School Lunch in Japan June 12-15
Tuesday June 12
Milk, a-sa chanhan, fried gyoza, chingensai soup
This meal hits a lot of Okinawan flavors. The chahan is a typical Okinawan fried rice flavored with dashi and garlic, but with a-sa, a local sea plant that is also often used in soups. The gyoza are originally from China but are tastily adapted in a variety of ways throughout Japan. With my island being so close to China, it’s no wonder we get unique twists between the two cultures in our food. Chingensai is a leafy vegetable that I’ve grown and grown to love. Its perfect grilled or in soup.
This week, I’m rotating through 6 elementary schools. One of them had classes on Sunday for the parents so there was no school lunch, and Monday was a day off in return.
Wednesday June 13
Milk, bread, chicken teriyaki, daikon salad, mushroom soup
Chicken teriyaki is probably one of the most well-known Japanese dishes in the US. It’s hard for me to envision chicken and a sweet and savory sauce going bad, and its very tame for western palates. Still, it’s not something I see very often in our school lunches. The chicken is a favorite with the students, and it was delicious, but it’s definitely not an every month kind of food. I ended up making a teriyaki burger, topped with a bit of the salad, and several of the elementary students around me followed suit. Still the majority of the students ate them separately. Dipping bread in soups or sauces, and even sandwiches, still aren’t a big part of Japanese cuisine.
The soup was tasty with a the long thin white mushrooms called kinoko and Chinese cabbage. Daikon is giant radish, but with a milder flavor than you might expect, especially after being cooked or pickled. The salad added a nice contrast to the sweet and salty teriyaki.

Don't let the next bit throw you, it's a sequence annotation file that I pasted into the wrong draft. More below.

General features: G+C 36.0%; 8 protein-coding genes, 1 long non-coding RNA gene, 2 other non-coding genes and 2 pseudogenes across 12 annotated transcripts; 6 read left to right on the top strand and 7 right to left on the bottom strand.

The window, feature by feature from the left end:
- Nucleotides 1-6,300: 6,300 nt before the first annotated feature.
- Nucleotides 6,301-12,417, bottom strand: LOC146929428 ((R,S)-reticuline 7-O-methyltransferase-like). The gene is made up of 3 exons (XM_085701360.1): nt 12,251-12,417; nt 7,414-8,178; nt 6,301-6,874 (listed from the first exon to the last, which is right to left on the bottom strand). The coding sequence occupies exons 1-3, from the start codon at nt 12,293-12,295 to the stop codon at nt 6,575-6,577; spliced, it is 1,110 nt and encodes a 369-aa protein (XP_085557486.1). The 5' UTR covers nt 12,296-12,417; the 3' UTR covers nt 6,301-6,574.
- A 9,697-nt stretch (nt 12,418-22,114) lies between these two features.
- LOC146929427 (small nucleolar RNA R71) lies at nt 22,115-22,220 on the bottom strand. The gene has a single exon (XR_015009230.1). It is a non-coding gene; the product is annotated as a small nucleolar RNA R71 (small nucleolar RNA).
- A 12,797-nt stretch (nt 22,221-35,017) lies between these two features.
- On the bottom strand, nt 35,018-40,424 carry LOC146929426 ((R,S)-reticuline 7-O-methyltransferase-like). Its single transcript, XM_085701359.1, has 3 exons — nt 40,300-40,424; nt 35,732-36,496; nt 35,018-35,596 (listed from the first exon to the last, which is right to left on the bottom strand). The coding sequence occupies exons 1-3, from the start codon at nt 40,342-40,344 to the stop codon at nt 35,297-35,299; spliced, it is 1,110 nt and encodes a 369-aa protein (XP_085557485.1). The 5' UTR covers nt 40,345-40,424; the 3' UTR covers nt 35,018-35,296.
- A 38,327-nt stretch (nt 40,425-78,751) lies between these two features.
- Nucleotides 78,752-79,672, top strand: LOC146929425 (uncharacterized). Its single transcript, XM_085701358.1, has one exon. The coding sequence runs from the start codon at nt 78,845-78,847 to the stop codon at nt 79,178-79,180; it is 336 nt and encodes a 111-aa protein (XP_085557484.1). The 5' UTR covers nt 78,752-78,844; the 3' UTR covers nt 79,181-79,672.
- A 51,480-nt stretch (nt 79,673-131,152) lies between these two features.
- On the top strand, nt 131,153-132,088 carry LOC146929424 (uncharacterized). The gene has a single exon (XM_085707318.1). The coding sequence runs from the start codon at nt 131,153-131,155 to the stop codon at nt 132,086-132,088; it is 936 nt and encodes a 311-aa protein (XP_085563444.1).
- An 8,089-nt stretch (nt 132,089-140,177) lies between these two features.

Thursday June 14
Milk, millet rice, fish with yuzu and miso, stir fried papaya, sawa soup
The highlight of this meal is the baked fish. The yuzu adds a hit of acid that gets mellowed out with the light addition of miso. Miso of course pairs very well with many types of fish. You might be a little confused about the papaya. Papaya taken when it is still green acts like a vegetable. With a consistency similar to daikon, it lacks the sweet and mushy texture ripe papaya has. It is one of my favorite ingredients in irichi, with a subtle flavor hard to describe. Irichi is a type of quick stir fry often seen in Okinawa, but not to be confused with chanpuru.
The soup was mostly root vegetables with bits of pork and burdock root (another vegetable I wish I had found long ago). Also, the soup featured a specific leaf common in Okinawa, especially in yagi (goat) soup. Most Okinawans will ask you if you can eat it since many people (including locals) aren’t a fan. It has a mellow flavor that rises to a slightly astringent bite at the end that I find isn’t unappealing with the saltiness of the soup and other flavors.
Friday June 15
Milk, Neapolitan spaghetti, green bean saute, satsuma potato
The last meal for this week is quite different from the others we have had over the last few days. Spaghetti with mushrooms, onions, veggies, and sliced hot dogs for protein. Along side was a saute of beans and other vegetables with a bit of meat and a bit of satsuma potato for dessert.